Governor extends quarantines, begins next phase for the state

Posted on Apr 30, 2020 in Capitol Connection, Featured

“The mayors and I believe that florists are one of the businesses that could operate in a way that protects customers and employees. They and others would be included in the first phase of designated businesses allowed to reopen as we enter this next phase of COVID-19 and continue to remain vigilant.”              — Gov. David Ige

Monty Pereira, sales and marketing director at Watanabe Floral, said to the governor, “I want to express my sincere gratitude on behalf of all the flower shops and farms in Hawai‘I, especially the mom and pop shops. We know that flowers can have a positive health impact on the elderly and everybody’s mental health.”

Monty Pereira, sales and marketing director at Watanabe Floral, said to the governor, “I want to express my sincere gratitude on behalf of all the flower shops and farms in Hawai‘I, especially the mom and pop shops. We know that flowers can have a positive health impact on the elderly and everybody’s mental health.”

With the avalanche of COVID-19 news, how do we make sense of it all? What resources are there to help? And what is the outlook for a “new normal”? This issue of Capitol Connection has gathered some of the most important links and answers for quick reference — along with a few bright spots to give us all some hope. (For details, go to the governor’s website, Honolulu Star-Advertiser’s Covid-19 Care Conversation, and the Hawaii COVID-19 site for the latest updates.

Q. What has inspired you most about the community response to the pandemic?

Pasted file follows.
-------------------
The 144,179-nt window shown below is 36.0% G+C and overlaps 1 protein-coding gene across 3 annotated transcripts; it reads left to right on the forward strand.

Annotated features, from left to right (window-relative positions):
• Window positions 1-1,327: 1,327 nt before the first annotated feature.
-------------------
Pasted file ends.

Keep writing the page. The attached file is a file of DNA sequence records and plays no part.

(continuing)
A. I know people really care about our community — that’s the Hawai‘i way. What has been so impressive — even with all the stress — is how people have complied with the restrictions. All this is making a huge difference to keep our infection rate so low, especially compared to other states. We want to keep it that way.

Q. Why are the current mandates important and what will a phased reopening look like?

A. We know people want to return to work and life as they knew it, but the reality is COVID-19 has changed every aspect of our lives. We have to make sure we’re keeping people safe, or we’ll see a spike in cases. We’re extending the stay-at-home order and 14-day quarantines for travelers, but we’re working with the mayors on a phased reopening of businesses under certain conditions to minimize direct contact and risk of infection. Statewide, we’ll also need more testing, surveillance and contact tracing. Our economic recovery group, led by Alan Oshima, will be offering general guidelines, sector by sector, in collaboration with the counties.

Q. What are some of the biggest challenges to reopening the state to tourism?

A. The big question is how do we balance restarting tourism to help our economy with community health and public safety? We’ve added improved measures for screening, monitoring and enforcement, but for the future we’ll need to reinvent the hospitality industry in a more sustainable way and determine how we’ll promote Hawai‘i as a safe and healthy place to visit. That means visitors need to share in the responsibility for keeping us all safe, and hotels and other accommodations need to be partners in this to monitor visitors.

Q. What is the outlook for making up what is estimated to be a $1.5 billion state budget shortfall?

A. Governors across the nation — both Democrats and Republicans — have told the president and Congress our number one priority is federal help for the states for current budget issues. We’ll have a better idea on May 10 what the tax revenue picture will look like for Hawai‘i. We’re going to explore every option, including cost controls and using other reserve funds. Many state employees are delivering critical services, and salary reductions or furloughs for state workers will be a last resort.

Q. On a personal level, what has worried you the most?

A. As parents, Dawn and I worry about our children on the mainland who are near hot spots. One of our daughters, a nurse in Washington state, had her first potential COVID-19 patient a few weeks ago in a dialysis clinic. She was very concerned about having access to PPE (personal protective equipment). I just want people to keep taking this deadly virus seriously and stay safe.

Read more in the May Capitol Connection newsletter

Subscribe to the Capitol Connection newsletter